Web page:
B.O. trading venture won't launch despite OK
Cantor gets CFTC approval; pending ban stands in wayDespite winning approval Monday from a federal agency to offer its first products, the backers of the Cantor Futures Exchange conceded that because of pending legislation banning trading in derivatives based on boxoffice results, they will not be able to launch their venture.
"In light of this pending legislation, Cantor is continuing to assess its options for providing risk management and financing tools to the motion pictures industry," Cantor Fitzgerald exchange president Richard Jaycobs said.
The Commodity Futures Trading Commission voted 3 to 2 to approve the Cantor request -- the same result as the one June 15 that approved a similar request from the Trend Exchange, which also wants to sell futures contracts based on boxoffice.
Officially, the contract approved Monday for Cantor was to cover the film "The Expendables." The CFTC said it gave the approval only after requesting modifications from Cantor "to guard against manipulation or any other abusive conduct in the trading of any contract by knowledgeable and informed sources within the studio."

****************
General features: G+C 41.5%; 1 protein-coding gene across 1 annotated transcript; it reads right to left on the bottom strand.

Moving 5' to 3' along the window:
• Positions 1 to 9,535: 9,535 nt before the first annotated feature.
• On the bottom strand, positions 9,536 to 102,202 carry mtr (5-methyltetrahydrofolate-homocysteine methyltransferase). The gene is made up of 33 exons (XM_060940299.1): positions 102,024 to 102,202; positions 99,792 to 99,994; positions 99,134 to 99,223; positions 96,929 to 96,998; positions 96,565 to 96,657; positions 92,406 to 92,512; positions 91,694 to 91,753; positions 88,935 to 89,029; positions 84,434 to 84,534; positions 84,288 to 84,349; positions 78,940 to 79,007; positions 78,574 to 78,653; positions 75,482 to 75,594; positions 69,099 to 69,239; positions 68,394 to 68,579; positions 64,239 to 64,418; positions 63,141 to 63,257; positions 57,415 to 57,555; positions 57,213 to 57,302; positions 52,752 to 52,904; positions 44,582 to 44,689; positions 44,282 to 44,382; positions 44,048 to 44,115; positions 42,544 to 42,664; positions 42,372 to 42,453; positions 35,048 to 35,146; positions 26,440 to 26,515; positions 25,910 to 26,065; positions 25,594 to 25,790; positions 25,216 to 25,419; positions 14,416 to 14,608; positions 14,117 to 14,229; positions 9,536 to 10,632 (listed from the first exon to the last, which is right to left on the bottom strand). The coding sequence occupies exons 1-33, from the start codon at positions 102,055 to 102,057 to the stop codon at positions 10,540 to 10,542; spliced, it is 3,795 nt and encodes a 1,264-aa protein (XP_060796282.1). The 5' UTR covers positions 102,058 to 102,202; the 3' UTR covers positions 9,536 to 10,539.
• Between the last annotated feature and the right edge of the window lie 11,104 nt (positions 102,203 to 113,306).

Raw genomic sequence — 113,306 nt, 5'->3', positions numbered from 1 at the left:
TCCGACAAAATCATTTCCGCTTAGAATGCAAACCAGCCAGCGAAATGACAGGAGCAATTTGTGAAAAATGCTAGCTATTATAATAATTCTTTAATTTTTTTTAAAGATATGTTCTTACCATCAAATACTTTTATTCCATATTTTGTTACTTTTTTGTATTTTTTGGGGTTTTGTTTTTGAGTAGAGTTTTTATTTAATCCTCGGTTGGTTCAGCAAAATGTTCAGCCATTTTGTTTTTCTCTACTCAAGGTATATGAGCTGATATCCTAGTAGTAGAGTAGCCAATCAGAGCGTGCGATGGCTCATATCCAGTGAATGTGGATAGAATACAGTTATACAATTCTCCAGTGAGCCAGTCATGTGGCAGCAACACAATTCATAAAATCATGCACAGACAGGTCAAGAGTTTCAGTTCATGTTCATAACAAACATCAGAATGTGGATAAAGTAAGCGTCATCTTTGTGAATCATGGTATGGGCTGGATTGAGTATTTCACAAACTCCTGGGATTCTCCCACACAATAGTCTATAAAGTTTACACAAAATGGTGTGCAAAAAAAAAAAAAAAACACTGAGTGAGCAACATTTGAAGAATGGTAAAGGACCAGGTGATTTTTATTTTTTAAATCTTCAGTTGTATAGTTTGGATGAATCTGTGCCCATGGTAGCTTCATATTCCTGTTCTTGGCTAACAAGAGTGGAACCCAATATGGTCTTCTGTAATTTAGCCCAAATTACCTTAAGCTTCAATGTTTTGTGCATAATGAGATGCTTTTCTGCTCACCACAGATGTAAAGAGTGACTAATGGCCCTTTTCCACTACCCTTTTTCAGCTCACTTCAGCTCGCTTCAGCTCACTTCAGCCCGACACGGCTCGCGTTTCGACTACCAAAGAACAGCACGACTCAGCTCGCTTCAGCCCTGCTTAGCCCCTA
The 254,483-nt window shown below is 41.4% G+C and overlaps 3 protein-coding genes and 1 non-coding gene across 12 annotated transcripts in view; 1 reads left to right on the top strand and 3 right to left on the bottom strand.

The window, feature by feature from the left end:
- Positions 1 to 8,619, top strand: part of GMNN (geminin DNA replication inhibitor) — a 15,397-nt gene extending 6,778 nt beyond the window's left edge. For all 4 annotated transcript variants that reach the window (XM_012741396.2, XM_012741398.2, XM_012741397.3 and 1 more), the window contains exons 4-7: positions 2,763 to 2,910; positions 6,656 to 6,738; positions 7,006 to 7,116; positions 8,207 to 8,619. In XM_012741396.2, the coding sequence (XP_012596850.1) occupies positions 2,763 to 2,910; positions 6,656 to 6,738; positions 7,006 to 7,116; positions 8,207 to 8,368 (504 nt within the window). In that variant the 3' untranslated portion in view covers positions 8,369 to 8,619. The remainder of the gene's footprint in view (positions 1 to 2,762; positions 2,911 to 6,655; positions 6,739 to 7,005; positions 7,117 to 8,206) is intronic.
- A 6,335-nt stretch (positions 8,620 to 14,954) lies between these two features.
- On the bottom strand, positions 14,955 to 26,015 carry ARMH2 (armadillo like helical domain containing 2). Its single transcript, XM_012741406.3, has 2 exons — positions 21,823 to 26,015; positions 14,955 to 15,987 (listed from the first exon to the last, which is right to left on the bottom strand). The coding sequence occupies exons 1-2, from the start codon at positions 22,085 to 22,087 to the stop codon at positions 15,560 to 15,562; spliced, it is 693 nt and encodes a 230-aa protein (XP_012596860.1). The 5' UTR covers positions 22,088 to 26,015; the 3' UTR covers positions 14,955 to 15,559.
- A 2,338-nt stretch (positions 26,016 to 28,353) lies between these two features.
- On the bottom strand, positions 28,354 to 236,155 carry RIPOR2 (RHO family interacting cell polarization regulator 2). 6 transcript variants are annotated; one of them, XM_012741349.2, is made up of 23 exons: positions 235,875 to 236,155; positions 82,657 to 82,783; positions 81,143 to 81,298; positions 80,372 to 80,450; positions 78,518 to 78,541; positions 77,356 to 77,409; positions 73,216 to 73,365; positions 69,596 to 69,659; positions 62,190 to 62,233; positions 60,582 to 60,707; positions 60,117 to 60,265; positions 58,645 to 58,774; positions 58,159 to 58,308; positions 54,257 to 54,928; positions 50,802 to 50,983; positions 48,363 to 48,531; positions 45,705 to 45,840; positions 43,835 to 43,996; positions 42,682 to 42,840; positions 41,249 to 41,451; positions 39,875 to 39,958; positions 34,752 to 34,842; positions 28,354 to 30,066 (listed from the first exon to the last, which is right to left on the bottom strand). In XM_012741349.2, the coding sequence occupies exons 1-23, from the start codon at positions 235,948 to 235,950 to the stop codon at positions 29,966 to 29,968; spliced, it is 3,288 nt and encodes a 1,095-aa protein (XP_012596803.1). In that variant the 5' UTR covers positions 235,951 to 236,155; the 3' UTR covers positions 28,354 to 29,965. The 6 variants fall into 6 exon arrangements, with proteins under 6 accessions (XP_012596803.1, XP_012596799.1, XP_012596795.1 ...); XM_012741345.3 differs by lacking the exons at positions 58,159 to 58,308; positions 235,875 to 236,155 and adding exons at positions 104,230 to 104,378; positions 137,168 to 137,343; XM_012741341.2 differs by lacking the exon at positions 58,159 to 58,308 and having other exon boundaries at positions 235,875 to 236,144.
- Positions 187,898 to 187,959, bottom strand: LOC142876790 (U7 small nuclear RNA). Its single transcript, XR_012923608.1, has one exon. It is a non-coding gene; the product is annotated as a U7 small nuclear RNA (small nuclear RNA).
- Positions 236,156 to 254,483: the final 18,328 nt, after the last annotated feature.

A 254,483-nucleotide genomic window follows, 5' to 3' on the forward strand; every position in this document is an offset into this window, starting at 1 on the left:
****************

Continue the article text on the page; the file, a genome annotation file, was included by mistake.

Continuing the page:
In his written dissent, CFTC commissioner Bart Chilton said as in the earlier case he did not consider boxoffice receipts "commodities" under the legal definition. "If movie futures are traded," he wrote, "we could also have terrorism contracts or death pool contracts. None are good ideas."
The Wall Street financial reform bill that cleared the conference committee late last week includes an amendment banning such trading -- retroactive to June 1 -- and President Obama has said he will sign it into law.
Whether there will be further legal challenges by Trend Exchange or others was unclear.